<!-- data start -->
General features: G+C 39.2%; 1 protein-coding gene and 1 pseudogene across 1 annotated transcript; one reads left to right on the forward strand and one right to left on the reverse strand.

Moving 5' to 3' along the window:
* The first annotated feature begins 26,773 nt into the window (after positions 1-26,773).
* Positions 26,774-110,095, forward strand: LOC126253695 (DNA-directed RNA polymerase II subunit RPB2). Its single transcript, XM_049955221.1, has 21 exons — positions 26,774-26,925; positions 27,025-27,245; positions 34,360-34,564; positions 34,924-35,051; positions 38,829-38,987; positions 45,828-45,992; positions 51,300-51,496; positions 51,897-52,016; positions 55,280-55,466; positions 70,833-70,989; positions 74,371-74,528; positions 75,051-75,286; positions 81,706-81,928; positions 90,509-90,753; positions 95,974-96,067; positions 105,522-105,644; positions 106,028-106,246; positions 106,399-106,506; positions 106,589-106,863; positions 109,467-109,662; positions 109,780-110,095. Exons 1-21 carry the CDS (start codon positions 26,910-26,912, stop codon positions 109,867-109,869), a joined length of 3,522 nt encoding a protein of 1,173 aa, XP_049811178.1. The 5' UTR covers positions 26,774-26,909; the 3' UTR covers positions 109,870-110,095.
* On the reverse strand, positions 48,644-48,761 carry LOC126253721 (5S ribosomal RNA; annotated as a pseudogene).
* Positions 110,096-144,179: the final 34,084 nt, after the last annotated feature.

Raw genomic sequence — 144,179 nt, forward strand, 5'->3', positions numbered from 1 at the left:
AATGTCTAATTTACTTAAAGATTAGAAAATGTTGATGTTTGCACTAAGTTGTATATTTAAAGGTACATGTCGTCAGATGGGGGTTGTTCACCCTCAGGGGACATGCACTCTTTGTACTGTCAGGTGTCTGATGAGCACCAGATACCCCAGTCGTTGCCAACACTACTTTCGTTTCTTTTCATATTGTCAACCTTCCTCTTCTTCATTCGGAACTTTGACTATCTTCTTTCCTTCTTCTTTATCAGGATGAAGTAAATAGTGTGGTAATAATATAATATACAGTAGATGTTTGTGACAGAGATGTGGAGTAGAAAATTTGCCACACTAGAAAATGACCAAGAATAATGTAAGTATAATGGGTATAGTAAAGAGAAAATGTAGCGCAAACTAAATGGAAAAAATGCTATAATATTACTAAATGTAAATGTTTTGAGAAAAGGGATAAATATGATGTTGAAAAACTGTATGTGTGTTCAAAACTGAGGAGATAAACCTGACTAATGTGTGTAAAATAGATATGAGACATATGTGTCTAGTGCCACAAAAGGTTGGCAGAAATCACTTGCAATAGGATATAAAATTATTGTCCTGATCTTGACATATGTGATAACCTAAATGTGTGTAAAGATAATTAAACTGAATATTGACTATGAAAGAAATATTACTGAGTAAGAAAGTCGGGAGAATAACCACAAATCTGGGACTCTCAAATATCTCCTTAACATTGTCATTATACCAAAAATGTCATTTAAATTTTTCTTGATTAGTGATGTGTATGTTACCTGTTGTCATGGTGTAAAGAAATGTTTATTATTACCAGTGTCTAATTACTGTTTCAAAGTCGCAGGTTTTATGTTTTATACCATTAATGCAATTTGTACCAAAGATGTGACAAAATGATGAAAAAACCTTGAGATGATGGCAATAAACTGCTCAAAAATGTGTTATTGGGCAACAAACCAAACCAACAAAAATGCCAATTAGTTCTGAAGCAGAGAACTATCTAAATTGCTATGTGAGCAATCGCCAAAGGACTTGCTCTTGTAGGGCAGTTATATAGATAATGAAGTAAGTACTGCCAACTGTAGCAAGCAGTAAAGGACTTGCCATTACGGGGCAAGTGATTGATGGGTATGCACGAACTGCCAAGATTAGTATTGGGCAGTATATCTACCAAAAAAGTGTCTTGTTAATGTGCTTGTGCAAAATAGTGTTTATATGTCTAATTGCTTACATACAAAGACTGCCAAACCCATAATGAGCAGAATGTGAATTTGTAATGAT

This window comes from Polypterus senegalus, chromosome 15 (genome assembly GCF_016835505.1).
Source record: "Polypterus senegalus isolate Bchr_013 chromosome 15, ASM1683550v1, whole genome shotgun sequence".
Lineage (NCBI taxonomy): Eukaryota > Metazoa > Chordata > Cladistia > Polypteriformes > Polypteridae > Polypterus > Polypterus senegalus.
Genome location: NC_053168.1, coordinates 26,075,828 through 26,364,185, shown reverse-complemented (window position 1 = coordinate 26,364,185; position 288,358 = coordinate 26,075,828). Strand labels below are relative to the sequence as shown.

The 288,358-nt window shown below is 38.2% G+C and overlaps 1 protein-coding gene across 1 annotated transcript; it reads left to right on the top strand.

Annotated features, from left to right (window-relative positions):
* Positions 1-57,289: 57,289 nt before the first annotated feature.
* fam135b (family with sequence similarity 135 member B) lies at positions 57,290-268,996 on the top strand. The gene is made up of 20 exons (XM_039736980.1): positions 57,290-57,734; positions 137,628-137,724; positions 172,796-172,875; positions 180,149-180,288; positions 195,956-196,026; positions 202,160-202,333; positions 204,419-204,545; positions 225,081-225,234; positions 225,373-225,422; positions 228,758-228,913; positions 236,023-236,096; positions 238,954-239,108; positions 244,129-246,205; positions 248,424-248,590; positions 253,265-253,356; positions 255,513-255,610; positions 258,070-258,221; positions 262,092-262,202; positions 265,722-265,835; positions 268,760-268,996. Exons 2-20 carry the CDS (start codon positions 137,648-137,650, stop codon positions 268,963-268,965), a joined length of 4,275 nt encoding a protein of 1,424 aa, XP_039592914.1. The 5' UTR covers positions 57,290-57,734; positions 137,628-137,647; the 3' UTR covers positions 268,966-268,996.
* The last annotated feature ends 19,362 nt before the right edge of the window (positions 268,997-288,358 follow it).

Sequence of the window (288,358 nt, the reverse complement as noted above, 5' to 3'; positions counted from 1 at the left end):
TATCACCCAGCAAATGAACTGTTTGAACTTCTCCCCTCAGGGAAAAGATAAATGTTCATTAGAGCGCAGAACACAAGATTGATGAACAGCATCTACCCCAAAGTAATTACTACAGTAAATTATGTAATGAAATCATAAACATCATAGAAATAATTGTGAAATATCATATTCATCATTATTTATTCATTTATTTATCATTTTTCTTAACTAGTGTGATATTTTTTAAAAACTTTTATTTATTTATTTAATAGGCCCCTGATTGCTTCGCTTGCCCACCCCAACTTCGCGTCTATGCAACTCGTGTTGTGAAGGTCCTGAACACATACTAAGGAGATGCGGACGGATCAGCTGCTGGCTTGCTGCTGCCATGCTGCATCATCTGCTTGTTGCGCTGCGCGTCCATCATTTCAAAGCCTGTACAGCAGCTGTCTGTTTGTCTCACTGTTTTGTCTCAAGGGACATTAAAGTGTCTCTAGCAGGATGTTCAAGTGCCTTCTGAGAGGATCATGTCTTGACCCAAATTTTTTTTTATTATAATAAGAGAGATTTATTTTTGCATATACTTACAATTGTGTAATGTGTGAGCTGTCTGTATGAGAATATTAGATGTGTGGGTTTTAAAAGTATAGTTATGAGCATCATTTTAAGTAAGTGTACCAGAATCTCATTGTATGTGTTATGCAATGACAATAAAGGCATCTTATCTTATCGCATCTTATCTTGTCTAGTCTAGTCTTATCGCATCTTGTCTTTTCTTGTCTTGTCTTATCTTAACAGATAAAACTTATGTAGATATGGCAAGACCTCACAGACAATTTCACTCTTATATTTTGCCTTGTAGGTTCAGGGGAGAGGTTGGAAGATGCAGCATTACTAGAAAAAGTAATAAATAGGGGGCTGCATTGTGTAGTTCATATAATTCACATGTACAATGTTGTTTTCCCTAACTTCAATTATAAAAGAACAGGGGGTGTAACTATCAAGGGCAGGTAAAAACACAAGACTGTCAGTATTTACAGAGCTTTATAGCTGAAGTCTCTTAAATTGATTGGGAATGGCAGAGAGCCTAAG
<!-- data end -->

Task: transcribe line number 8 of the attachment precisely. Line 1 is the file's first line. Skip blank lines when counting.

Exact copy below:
AATGTCTAATTTACTTAAAGATTAGAAAATGTTGATGTTTGCACTAAGTTGTATATTTAAAGGTACATGTCGTCAGATGGGGGTTGTTCACCCTCAGGGGACATGCACTCTTTGTACTGTCAGGTGTCTGATGAGCACCAGATACCCCAGTCGTTGCCAACACTACTTTCGTTTCTTTTCATATTGTCAACCTTCCTCTTCTTCATTCGGAACTTTGACTATCTTCTTTCCTTCTTCTTTATCAGGATGAAGTAAATAGTGTGGTAATAATATAATATACAGTAGATGTTTGTGACAGAGATGTGGAGTAGAAAATTTGCCACACTAGAAAATGACCAAGAATAATGTAAGTATAATGGGTATAGTAAAGAGAAAATGTAGCGCAAACTAAATGGAAAAAATGCTATAATATTACTAAATGTAAATGTTTTGAGAAAAGGGATAAATATGATGTTGAAAAACTGTATGTGTGTTCAAAACTGAGGAGATAAACCTGACTAATGTGTGTAAAATAGATATGAGACATATGTGTCTAGTGCCACAAAAGGTTGGCAGAAATCACTTGCAATAGGATATAAAATTATTGTCCTGATCTTGACATATGTGATAACCTAAATGTGTGTAAAGATAATTAAACTGAATATTGACTATGAAAGAAATATTACTGAGTAAGAAAGTCGGGAGAATAACCACAAATCTGGGACTCTCAAATATCTCCTTAACATTGTCATTATACCAAAAATGTCATTTAAATTTTTCTTGATTAGTGATGTGTATGTTACCTGTTGTCATGGTGTAAAGAAATGTTTATTATTACCAGTGTCTAATTACTGTTTCAAAGTCGCAGGTTTTATGTTTTATACCATTAATGCAATTTGTACCAAAGATGTGACAAAATGATGAAAAAACCTTGAGATGATGGCAATAAACTGCTCAAAAATGTGTTATTGGGCAACAAACCAAACCAACAAAAATGCCAATTAGTTCTGAAGCAGAGAACTATCTAAATTGCTATGTGAGCAATCGCCAAAGGACTTGCTCTTGTAGGGCAGTTATATAGATAATGAAGTAAGTACTGCCAACTGTAGCAAGCAGTAAAGGACTTGCCATTACGGGGCAAGTGATTGATGGGTATGCACGAACTGCCAAGATTAGTATTGGGCAGTATATCTACCAAAAAAGTGTCTTGTTAATGTGCTTGTGCAAAATAGTGTTTATATGTCTAATTGCTTACATACAAAGACTGCCAAACCCATAATGAGCAGAATGTGAATTTGTAATGAT